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'The' Market for Higher Education: Does It Really Exist?

Author

Listed:
  • Becker, William E.

    () (Indiana University)

  • Round, David K.

    () (University of South Australia)

Abstract

Higher education, like any other commodity or service, has been viewed in a variety of economic frameworks. Little of this work, however, appears to have made any effort to define carefully the boundaries of the relevant market for higher education, which is the subject of this particular inquiry. Market definition is an essential preliminary step before any academic or policy investigation can properly be made into the forces that determine the behavior of the buyers and sellers of higher education, those who provide inputs into the education process, or those who fund or otherwise subsidize it. The authors spell out the key economic dimensions of a market, and illustrate their relevance for research that seeks to analyze the players and policies in the many distinct domestic and international markets that exist for the inputs and outputs of the higher education sector.

Suggested Citation

  • Becker, William E. & Round, David K., 2009. "'The' Market for Higher Education: Does It Really Exist?," IZA Discussion Papers 4092, Institute for the Study of Labor (IZA).
  • Handle: RePEc:iza:izadps:dp4092
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    File URL: http://ftp.iza.org/dp4092.pdf
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    References listed on IDEAS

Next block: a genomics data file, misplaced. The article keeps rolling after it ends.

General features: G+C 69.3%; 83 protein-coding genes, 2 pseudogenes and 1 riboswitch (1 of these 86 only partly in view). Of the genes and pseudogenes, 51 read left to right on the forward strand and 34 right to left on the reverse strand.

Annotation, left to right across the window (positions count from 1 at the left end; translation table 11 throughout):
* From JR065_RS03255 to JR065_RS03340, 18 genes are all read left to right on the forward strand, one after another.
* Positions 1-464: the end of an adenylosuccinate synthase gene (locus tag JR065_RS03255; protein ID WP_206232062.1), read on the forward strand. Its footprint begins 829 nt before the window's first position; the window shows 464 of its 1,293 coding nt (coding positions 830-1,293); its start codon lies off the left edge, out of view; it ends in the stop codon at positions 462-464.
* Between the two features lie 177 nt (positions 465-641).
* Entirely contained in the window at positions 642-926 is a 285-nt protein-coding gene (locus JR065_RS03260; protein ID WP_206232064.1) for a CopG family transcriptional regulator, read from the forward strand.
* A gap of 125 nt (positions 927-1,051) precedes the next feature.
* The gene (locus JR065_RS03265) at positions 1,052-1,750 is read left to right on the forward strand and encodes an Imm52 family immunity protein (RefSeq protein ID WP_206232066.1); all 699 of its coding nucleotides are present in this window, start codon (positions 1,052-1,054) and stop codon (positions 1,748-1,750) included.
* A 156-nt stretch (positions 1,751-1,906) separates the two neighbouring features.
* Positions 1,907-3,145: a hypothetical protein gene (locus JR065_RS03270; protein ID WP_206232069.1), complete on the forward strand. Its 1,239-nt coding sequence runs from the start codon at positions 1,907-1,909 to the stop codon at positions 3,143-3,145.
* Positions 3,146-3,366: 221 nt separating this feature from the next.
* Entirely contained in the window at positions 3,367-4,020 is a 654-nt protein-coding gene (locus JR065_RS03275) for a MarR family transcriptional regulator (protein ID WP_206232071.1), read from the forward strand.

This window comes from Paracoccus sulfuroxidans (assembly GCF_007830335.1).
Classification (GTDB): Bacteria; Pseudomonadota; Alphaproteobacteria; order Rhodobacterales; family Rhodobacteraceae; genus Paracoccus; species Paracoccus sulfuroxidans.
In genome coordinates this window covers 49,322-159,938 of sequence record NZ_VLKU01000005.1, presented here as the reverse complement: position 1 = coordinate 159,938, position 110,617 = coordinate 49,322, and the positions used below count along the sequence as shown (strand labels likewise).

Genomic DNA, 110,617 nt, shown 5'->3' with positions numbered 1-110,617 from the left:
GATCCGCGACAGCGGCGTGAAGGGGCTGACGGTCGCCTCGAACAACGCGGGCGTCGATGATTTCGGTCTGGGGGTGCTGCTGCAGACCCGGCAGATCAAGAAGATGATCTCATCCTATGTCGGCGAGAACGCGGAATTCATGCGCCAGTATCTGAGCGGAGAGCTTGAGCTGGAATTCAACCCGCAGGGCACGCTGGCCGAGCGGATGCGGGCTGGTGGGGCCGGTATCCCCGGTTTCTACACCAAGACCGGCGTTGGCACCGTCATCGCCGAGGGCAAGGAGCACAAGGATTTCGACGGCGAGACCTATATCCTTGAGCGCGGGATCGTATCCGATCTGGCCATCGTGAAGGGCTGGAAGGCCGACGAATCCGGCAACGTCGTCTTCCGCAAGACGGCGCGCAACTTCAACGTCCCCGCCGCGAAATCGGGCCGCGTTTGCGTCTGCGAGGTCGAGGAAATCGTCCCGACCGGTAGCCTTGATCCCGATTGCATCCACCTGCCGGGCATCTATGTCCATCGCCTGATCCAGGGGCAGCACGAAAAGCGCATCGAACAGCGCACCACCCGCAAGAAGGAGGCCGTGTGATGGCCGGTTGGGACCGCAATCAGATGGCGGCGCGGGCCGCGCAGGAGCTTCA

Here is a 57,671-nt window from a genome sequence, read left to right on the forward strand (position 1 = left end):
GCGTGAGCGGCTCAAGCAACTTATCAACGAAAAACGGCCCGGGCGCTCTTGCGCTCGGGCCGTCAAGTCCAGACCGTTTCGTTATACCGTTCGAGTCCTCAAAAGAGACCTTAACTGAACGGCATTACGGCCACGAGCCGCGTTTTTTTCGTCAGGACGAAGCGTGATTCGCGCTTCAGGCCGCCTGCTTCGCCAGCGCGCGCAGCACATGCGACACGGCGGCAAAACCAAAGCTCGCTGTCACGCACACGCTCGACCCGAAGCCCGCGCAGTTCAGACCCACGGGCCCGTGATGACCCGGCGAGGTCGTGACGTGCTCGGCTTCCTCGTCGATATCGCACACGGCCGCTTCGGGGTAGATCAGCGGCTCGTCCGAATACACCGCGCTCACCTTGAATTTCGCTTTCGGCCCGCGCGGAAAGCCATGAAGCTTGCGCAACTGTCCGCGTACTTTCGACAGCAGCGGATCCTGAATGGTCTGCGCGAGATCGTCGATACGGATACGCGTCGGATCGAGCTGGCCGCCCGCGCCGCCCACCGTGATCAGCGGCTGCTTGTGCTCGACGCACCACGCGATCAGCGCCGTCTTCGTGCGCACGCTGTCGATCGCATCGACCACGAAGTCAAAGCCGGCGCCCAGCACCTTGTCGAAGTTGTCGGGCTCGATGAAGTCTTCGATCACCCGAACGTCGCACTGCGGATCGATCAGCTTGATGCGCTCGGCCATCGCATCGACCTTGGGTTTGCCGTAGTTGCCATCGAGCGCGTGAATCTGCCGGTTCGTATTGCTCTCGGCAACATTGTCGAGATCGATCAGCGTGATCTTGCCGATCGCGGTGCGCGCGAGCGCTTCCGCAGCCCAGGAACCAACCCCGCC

as
    1. Scheffman, David T & Spiller, Pablo T, 1987. "Geographic Market Definition under the U.S. Department of Justice Merger Guidelines," Journal of Law and Economics, University of Chicago Press, vol. 30(1), pages 123-147, April.
    2. Stacy Berg Dale & Alan B. Krueger, 2002. "Estimating the Payoff to Attending a More Selective College: An Application of Selection on Observables and Unobservables," The Quarterly Journal of Economics, Oxford University Press, vol. 117(4), pages 1491-1527.
    3. Dennis W. Carlton & Gustavo E. Bamberger & Roy J. Epstein, 1994. "Antitrust and Higher Education," University of Chicago - George G. Stigler Center for Study of Economy and State 107, Chicago - Center for Study of Economy and State.
    4. Wilbert van der Klaauw, 2002. "Estimating the Effect of Financial Aid Offers on College Enrollment: A Regression-Discontinuity Approach," International Economic Review, Department of Economics, University of Pennsylvania and Osaka University Institute of Social and Economic Research Association, vol. 43(4), pages 1249-1287, November.
    5. Clotfelter, Charles T. & Ehrenberg, Ronald G. & Getz, Malcolm & Siegfried, John J., 1992. "Economic Challenges in Higher Education," National Bureau of Economic Research Books, University of Chicago Press, edition 1, number 9780226110509, May.
    6. Dennis W. Carlton & Gustavo E. Bamberger & Roy J. Epstein, 1995. "Antitrust and Higher Education: Was There a Conspiracy to Restrict Financial Aid?," RAND Journal of Economics, The RAND Corporation, vol. 26(1), pages 131-147, Spring.
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    Blog mentions

    As found by EconAcademics.org, the blog aggregator for Economics research:
    1. 'The' Market for Higher Education: Does It Really Exist?
      by Liam Delaney in Geary Behaviour Centre on 2009-08-20 00:52:00

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    as


    Cited by:

    1. Bralind Kiri, 2016. "An Analysis of Mixed Duopolistic Competition in Higher Education Markets," Investigaciones de Economía de la Educación volume 11,in: José Manuel Cordero Ferrera & Rosa Simancas Rodríguez (ed.), Investigaciones de Economía de la Educación 11, edition 1, volume 11, chapter 17, pages 337-348 Asociación de Economía de la Educación.

    More about this item

    Keywords

    competition; efficiencies; market boundaries; markets; higher education; public policy;

    JEL classification:

    • A1 - General Economics and Teaching - - General Economics
    • I2 - Health, Education, and Welfare - - Education
    • L3 - Industrial Organization - - Nonprofit Organizations and Public Enterprise

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